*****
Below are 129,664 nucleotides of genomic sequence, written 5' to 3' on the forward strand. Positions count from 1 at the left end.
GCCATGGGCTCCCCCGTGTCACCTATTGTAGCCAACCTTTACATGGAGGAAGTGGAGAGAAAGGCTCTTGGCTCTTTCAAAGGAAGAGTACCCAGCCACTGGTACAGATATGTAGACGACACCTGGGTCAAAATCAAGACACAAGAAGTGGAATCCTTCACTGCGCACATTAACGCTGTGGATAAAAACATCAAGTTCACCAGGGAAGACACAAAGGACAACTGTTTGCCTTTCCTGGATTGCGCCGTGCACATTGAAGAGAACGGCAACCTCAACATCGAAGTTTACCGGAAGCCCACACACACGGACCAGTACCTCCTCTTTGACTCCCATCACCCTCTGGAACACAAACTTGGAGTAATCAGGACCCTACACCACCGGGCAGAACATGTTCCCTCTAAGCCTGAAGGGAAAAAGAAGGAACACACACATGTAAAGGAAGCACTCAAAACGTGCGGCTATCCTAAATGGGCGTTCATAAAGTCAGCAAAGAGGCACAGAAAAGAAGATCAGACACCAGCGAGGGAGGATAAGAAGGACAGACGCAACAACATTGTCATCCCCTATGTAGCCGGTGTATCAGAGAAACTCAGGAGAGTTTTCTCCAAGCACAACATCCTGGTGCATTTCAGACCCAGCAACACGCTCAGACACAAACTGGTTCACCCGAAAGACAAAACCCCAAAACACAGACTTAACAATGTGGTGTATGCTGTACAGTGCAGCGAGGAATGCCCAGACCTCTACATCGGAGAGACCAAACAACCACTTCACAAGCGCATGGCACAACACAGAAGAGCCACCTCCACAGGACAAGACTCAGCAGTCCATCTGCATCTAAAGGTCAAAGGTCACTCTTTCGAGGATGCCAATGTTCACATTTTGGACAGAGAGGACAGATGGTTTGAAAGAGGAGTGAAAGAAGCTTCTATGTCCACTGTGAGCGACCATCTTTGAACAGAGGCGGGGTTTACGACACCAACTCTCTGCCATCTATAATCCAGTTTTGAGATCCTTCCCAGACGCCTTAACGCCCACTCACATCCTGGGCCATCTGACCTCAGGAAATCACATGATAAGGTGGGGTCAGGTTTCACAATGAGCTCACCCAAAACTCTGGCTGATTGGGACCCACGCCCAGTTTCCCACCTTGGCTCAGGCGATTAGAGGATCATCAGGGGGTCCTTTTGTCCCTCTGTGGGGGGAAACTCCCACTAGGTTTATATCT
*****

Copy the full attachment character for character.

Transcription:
Below are 129,664 nucleotides of genomic sequence, written 5' to 3' on the forward strand. Positions count from 1 at the left end.
GCCATGGGCTCCCCCGTGTCACCTATTGTAGCCAACCTTTACATGGAGGAAGTGGAGAGAAAGGCTCTTGGCTCTTTCAAAGGAAGAGTACCCAGCCACTGGTACAGATATGTAGACGACACCTGGGTCAAAATCAAGACACAAGAAGTGGAATCCTTCACTGCGCACATTAACGCTGTGGATAAAAACATCAAGTTCACCAGGGAAGACACAAAGGACAACTGTTTGCCTTTCCTGGATTGCGCCGTGCACATTGAAGAGAACGGCAACCTCAACATCGAAGTTTACCGGAAGCCCACACACACGGACCAGTACCTCCTCTTTGACTCCCATCACCCTCTGGAACACAAACTTGGAGTAATCAGGACCCTACACCACCGGGCAGAACATGTTCCCTCTAAGCCTGAAGGGAAAAAGAAGGAACACACACATGTAAAGGAAGCACTCAAAACGTGCGGCTATCCTAAATGGGCGTTCATAAAGTCAGCAAAGAGGCACAGAAAAGAAGATCAGACACCAGCGAGGGAGGATAAGAAGGACAGACGCAACAACATTGTCATCCCCTATGTAGCCGGTGTATCAGAGAAACTCAGGAGAGTTTTCTCCAAGCACAACATCCTGGTGCATTTCAGACCCAGCAACACGCTCAGACACAAACTGGTTCACCCGAAAGACAAAACCCCAAAACACAGACTTAACAATGTGGTGTATGCTGTACAGTGCAGCGAGGAATGCCCAGACCTCTACATCGGAGAGACCAAACAACCACTTCACAAGCGCATGGCACAACACAGAAGAGCCACCTCCACAGGACAAGACTCAGCAGTCCATCTGCATCTAAAGGTCAAAGGTCACTCTTTCGAGGATGCCAATGTTCACATTTTGGACAGAGAGGACAGATGGTTTGAAAGAGGAGTGAAAGAAGCTTCTATGTCCACTGTGAGCGACCATCTTTGAACAGAGGCGGGGTTTACGACACCAACTCTCTGCCATCTATAATCCAGTTTTGAGATCCTTCCCAGACGCCTTAACGCCCACTCACATCCTGGGCCATCTGACCTCAGGAAATCACATGATAAGGTGGGGTCAGGTTTCACAATGAGCTCACCCAAAACTCTGGCTGATTGGGACCCACGCCCAGTTTCCCACCTTGGCTCAGGCGATTAGAGGATCATCAGGGGGTCCTTTTGTCCCTCTGTGGGGGGAAACTCCCACTAGGTTTATATCT